Gary Kollin's answer Since you are intentionally vague as to the nature of the job, I cannot answer your question. However, I also suggested to report it to the authorities if he has a history of doing this
Jack Ternan's answer It is difficult to answer this question without additional information. You should contact an attorney. It is generally difficult to recover funds from a contractor, but sometimes a civil suit can be fruitful.
William Head's answer You need a lawyer to sue these folks, which means the landlord and the roofing company. Let the court case determine who pays, between the two of them. Look up Landlord Tenant lawyers in the Texas city closest to you, on SuperLawyers. com
S. Michael Graham's answer You can in some situations, but it is usually not a good idea. If you do,you will loose your right to apply for and possibly receive supplemental income benefits. You definitely need to speak to a workers' comp attorney before you would agree to this type of arrangement. You also need to speak to an attorney to show you how to apply for supplemental income benefits. I would be glad to speak with you.
Edward J. Kazaleh's answer You may indeed have some legal recourse and be able to recover damages, however, that all depends on your written agreements with the Builder as well. If there is no term for duration of completion, the Courts will impose what is a "reasonable" time period. For most new homes, that can be from 3 months to 6 months. I have not seen one go on that long, unless there is much more to this situation or someone is abusing their owed legal duties to another.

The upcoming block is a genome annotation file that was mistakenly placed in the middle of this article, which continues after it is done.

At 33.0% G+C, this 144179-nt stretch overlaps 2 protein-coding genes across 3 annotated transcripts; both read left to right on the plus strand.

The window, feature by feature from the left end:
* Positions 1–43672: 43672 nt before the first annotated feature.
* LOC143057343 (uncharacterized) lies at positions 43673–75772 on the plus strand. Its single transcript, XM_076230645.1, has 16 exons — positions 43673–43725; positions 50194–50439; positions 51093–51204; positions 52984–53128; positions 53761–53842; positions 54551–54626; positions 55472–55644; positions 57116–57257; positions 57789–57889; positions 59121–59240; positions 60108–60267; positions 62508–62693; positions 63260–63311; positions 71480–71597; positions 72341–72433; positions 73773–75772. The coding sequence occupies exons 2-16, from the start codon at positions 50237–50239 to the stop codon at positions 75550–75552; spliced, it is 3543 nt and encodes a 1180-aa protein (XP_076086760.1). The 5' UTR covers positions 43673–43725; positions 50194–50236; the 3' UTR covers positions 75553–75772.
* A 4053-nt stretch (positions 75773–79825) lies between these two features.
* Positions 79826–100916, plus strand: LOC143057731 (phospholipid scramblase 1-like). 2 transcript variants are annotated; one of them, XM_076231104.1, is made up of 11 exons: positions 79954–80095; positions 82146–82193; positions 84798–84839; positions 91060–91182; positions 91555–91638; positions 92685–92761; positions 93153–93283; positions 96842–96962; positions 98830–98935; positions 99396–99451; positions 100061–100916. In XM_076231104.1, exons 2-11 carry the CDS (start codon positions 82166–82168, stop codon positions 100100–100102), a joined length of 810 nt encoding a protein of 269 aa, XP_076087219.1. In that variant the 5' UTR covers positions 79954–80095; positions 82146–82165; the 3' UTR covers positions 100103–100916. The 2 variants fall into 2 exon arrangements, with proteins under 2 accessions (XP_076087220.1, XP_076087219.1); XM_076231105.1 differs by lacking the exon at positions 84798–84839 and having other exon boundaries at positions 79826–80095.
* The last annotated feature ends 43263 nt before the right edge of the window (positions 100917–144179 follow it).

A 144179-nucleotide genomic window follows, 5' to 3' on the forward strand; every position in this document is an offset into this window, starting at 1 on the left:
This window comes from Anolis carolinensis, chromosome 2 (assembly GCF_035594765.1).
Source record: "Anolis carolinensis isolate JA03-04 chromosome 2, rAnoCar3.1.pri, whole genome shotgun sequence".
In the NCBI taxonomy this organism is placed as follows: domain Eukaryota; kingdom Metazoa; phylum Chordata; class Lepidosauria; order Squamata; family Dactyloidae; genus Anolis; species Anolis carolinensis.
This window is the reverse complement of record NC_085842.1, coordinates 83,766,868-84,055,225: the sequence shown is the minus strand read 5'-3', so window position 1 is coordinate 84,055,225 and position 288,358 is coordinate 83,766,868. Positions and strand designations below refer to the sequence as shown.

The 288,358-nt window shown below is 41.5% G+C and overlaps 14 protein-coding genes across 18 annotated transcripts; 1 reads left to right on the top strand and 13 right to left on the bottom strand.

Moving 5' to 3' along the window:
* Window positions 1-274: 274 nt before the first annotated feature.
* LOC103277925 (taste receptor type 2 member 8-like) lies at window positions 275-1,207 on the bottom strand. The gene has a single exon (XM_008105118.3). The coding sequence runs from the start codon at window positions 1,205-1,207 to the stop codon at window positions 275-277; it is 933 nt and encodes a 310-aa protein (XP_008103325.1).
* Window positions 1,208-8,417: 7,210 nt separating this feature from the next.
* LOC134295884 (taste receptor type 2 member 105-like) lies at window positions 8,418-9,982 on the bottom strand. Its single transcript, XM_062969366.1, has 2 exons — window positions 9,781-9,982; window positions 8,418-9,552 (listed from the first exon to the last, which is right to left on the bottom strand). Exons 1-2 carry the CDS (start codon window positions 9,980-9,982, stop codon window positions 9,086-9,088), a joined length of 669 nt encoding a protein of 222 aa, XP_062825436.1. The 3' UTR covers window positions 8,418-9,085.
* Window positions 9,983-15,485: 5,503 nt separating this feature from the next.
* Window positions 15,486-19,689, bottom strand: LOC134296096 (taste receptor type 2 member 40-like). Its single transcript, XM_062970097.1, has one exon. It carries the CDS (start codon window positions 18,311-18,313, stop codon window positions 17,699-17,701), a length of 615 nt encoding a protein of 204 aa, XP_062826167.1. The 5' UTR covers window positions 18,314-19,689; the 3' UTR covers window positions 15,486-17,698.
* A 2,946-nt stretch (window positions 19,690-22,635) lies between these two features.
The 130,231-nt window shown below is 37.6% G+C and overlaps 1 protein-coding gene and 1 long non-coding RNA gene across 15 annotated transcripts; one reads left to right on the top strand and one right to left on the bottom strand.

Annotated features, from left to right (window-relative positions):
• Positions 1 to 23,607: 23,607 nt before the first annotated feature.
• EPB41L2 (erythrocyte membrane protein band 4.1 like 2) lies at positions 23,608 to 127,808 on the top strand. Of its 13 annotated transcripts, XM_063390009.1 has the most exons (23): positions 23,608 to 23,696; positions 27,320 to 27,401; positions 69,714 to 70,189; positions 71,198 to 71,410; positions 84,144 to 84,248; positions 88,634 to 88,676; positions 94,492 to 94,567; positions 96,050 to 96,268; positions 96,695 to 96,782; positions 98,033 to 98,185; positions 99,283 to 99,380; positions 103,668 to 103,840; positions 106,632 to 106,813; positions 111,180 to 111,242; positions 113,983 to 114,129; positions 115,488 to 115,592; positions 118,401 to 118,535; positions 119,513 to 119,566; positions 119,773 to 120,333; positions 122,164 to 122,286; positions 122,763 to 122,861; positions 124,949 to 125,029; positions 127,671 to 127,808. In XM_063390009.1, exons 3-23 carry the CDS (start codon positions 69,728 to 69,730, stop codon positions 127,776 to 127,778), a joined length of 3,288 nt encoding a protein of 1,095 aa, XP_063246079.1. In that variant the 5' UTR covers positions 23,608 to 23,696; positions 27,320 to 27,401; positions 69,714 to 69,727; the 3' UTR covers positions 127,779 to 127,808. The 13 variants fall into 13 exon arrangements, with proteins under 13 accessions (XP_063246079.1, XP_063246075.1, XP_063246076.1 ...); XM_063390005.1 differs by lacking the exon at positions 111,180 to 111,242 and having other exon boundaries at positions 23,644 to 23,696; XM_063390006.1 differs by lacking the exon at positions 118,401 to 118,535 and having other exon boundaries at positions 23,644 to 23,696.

You can do a Google Search on the TEXAS PROMPT PAY ACT.
Also, you can contest the lien in Court (within 1 year). You really should sit down with a construction lawyer for free consultation to look at your options and if you have a case. It sounds like you do.
Contact me if you would like to sit and talk or a phone consultation:
I am an Engineer/Lawyer who does a lot of Construction law work and lawsuits. I'm also from Galveston (BOI)and know those Courts.
To establish liability you have to show the Contractor was negligent and under the most recent "tort reform" rules, have a report done detailing the defects giving the Contractor 60 days to resolve it. If there is no settlement or resolution after that, you then gain a right to sue. Most reputable contractors will...
Edward J. Kazaleh's answer I'm sorry you are having problems with a Builder. We do a lot of construction law and home builder cases. There is a lot of variation on how effective the people are and how well they deal honesty and we have handled dozens of Builder disputes/lawsuits.
It sounds like you may need to seek the assistance of an Attorney/Mediator/Arbitrator to see if is possible to resolve the matter amicably BEFORE you close on your home's purchase. If you wait after that, your legal rights and...
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